- raised K (primary hypoadrenalism), decreased Na, Cl, HCO3. Although hyponatraemia occurs in both primary and secondary forms the pathophysiology is different. In primary form it is mainly due to aldosterone deficiency and sodium wasting while in secondary form it is due to cortisol deficiency, increased ADH and water retention.
- anaemia
- eosinophilia, lymphocytosis
- raised ESR
- plasma cortisol: >700 nmol/l probably excludes diagnosis. Useful in acutely ill patient in whom Addison's suspected - take blood before giving IV hydrocortisone.
- (raised ACTH - disproportionately high compared with cortisol level)
- short Synacthen test: 250 mcg IM/IV. Measure cortisol before and 30 or preferably 60 min after. Adrenal function normal if basal or post synacthen plasma cortisol >500 nmol/l or preferably >550. Most use the highest plasma cortisol as the criterion for normality not the absolute increase after injection. In patients with primary or severe secondary adrenal insufficiency plasma cortisol rises little (2° ) or not at all (1° or 2° ). In mild or recent onset secondary test may be normal even though results of insulin or metyrapone tests are abnormal. Can be carried out on patients who are already on steroids provided that treatment is of < 2/52 duration and patient changed on to dexamethasone 24 hrs beforehand.
- insulin stress test, corticotrophin releasing hormone test and metyrapone test can be used to diagnose secondary adrenal insufficiency
- +/- auto-antibodies
- +/- adrenal calcification (tuberculous)
- ST segment flattening / low voltage on ECG in acute form

Differential diagnosis

- CA
- TB
- salt-losing nephropathy
- anorexia
- malnutrition
- severe GI disease
- malabsorption
- congenital adrenal hyperplasia - usually results in cortisol deficiency in infancy when Addison's is rare.


Emergency therapy

- resuscitate with saline. May require large volumes. Should be supplemented with glucose
- IV hydrocortisone 100mg followed by 100-200 mg by infusion over 24 h - in combination with saline should increase BP within 4 - 6 hours if diagnosis is correct.

Replacement therapy

- primary: gluco- and mineralocorticoid. Dose determined mainly by clin. assessment and adjustment. Right dose of hydrocortisone for adults is the lowest dose that maintains well-being and weight. Usually 20-40 mg daily. Measurement of cortisol seldom helpful. Plasma t1/2 of cortisol is short (100 mins) and levels fluctuate widely during the day depending on the times of doses. Occasionally may be helpful in order to confirm absorption (eg in intestinal disease) - measure 1-2 hrs after morning dose. Fludrocortisone doses should be enough to abolish postural hypotension, return Na and K to normal, maintain plasma renin in upper normal range and sustain well being. Usually 50 - 200 mcg daily. Excessive doses of fludrocortisone or hydrocortisone may result in unacceptable weight gain, oedema and hypertension ( NB coincidental essential hypertension may be unmasked by treatment). Latter is usually due to excess fludrocortisone. Conventionally 2/3 of total daily dose of hydrocortisone given in the morning. Fludrocortisone given as a single daily dose.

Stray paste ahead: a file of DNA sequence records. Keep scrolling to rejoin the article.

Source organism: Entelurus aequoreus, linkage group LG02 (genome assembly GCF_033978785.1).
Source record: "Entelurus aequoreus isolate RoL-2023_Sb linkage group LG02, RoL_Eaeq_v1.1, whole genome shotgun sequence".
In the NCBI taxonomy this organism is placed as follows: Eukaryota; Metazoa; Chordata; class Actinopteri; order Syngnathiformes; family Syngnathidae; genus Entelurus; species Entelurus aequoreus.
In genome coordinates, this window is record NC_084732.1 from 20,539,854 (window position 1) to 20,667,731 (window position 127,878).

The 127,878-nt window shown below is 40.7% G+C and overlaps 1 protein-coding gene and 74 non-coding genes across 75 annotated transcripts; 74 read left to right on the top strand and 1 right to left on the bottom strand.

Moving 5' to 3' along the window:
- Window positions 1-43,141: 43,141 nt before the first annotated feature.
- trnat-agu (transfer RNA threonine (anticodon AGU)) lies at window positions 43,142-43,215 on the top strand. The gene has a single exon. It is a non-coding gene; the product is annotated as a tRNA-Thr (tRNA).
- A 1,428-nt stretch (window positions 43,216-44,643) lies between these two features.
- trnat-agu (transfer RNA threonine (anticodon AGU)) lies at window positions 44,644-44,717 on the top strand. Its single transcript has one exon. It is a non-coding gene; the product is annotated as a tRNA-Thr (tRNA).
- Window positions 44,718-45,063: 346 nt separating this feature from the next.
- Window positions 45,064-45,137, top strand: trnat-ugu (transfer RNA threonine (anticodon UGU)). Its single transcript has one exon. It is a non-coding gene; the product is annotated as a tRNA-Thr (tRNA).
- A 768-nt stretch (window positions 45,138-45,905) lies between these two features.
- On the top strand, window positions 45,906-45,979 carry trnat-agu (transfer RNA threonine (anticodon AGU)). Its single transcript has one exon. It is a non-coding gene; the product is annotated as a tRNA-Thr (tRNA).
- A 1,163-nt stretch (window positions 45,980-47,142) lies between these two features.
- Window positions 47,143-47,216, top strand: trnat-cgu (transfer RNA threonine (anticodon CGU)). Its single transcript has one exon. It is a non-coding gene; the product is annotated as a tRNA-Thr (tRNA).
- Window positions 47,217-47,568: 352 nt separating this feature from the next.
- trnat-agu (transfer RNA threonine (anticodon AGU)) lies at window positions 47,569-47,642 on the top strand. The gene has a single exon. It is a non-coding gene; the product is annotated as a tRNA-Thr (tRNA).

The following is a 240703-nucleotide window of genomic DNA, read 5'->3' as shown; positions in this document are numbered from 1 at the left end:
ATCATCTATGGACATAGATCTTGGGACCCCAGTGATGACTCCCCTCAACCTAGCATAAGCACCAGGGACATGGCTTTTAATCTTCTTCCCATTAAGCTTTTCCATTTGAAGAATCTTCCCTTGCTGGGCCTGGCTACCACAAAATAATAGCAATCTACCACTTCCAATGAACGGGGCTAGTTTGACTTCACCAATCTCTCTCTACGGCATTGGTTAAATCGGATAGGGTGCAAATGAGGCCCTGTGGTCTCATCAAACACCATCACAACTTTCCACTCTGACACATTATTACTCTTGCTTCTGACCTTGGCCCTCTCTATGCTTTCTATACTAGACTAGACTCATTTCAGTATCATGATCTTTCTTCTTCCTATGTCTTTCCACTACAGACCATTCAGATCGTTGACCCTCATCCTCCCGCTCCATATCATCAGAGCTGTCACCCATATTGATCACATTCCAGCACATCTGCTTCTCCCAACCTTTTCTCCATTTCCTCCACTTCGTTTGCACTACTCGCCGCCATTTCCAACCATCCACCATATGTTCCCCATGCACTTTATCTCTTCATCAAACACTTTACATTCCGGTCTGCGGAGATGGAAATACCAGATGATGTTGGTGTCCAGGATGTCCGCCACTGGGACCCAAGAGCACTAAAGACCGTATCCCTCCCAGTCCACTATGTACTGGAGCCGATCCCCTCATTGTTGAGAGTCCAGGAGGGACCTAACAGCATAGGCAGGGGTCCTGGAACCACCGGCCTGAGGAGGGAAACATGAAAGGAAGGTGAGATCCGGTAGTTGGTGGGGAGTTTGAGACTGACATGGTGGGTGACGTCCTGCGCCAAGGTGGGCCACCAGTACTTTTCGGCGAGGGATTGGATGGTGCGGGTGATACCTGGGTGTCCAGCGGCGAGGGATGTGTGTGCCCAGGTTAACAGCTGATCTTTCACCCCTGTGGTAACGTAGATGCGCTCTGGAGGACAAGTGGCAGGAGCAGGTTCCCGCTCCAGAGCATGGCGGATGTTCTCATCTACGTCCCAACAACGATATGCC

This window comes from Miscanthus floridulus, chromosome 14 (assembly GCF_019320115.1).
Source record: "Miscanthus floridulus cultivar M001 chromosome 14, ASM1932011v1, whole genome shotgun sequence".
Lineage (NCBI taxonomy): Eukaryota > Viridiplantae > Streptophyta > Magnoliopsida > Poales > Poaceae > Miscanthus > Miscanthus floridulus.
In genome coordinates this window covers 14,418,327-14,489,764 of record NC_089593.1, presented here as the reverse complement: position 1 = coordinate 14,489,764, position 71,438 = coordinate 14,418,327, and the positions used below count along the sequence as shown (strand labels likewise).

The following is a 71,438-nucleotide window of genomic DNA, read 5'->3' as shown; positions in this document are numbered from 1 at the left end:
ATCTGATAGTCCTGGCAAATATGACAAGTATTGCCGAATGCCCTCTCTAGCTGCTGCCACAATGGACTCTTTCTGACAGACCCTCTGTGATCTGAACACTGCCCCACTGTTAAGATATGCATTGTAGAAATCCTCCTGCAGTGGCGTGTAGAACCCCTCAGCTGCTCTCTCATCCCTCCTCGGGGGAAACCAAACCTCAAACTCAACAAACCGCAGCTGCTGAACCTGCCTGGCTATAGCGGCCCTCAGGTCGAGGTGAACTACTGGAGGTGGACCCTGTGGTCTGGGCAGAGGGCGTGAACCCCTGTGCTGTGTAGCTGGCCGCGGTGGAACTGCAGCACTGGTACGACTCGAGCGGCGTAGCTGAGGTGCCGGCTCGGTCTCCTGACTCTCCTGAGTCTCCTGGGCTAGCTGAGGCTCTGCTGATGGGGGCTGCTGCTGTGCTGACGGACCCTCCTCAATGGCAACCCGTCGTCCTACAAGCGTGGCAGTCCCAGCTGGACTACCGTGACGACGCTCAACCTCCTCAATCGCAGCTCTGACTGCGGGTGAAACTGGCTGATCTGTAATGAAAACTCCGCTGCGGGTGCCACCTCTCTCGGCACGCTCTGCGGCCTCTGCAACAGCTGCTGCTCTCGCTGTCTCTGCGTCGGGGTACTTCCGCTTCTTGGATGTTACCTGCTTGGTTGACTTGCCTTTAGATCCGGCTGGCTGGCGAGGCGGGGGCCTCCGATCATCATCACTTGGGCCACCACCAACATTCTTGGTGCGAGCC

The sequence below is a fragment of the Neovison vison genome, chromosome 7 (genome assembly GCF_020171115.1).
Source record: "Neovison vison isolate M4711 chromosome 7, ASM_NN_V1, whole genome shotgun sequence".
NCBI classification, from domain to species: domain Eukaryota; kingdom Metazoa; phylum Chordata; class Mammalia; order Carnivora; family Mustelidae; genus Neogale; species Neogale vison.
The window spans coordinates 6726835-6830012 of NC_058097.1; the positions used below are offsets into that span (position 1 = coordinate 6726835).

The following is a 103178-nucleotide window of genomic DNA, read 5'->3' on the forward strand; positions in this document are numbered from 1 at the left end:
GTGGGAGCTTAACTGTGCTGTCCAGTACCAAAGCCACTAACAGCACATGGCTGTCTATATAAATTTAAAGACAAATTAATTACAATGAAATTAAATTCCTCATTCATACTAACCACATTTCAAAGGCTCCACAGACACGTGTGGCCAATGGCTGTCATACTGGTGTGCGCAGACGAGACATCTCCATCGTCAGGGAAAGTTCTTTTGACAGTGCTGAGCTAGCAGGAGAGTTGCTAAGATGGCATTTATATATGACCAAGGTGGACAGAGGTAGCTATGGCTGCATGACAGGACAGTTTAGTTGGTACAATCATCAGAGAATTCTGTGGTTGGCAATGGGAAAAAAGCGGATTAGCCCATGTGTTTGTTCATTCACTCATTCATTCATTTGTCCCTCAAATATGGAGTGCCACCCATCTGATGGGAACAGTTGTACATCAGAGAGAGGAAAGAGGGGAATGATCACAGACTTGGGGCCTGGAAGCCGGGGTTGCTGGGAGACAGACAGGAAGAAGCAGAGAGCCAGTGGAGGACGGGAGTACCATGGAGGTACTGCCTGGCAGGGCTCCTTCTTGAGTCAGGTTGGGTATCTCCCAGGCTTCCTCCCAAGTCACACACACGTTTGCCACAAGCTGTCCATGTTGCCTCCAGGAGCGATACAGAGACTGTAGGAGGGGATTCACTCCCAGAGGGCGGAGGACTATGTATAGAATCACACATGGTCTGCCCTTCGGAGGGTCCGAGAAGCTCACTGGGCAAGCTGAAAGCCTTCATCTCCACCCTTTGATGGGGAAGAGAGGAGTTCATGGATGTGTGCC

- secondary: glucocorticoid only
- stress: - double or triple dose of hydrocortisone whenever patient has febrile illness or injury. Operations - see below.


- resuscitate if necessary
- steroid cover:100mg of hydrocortisone IM with premed. Post-op: IV infusion of 100 - 150 mg/day or 50 mg IM 6 hourly. No need to tail off gradually - resume normal dose when patient free of pain, afebrile and eating normally.

Further reading

Oelkers W. Adrenal insufficiency. N Engl J Med, 1996; 335:1206-12

© Charles Gomersall December 1999


©Charles Gomersall, April, 2014 unless otherwise stated. The author, editor and The Chinese University of Hong Kong take no responsibility for any adverse event resulting from the use of this webpage.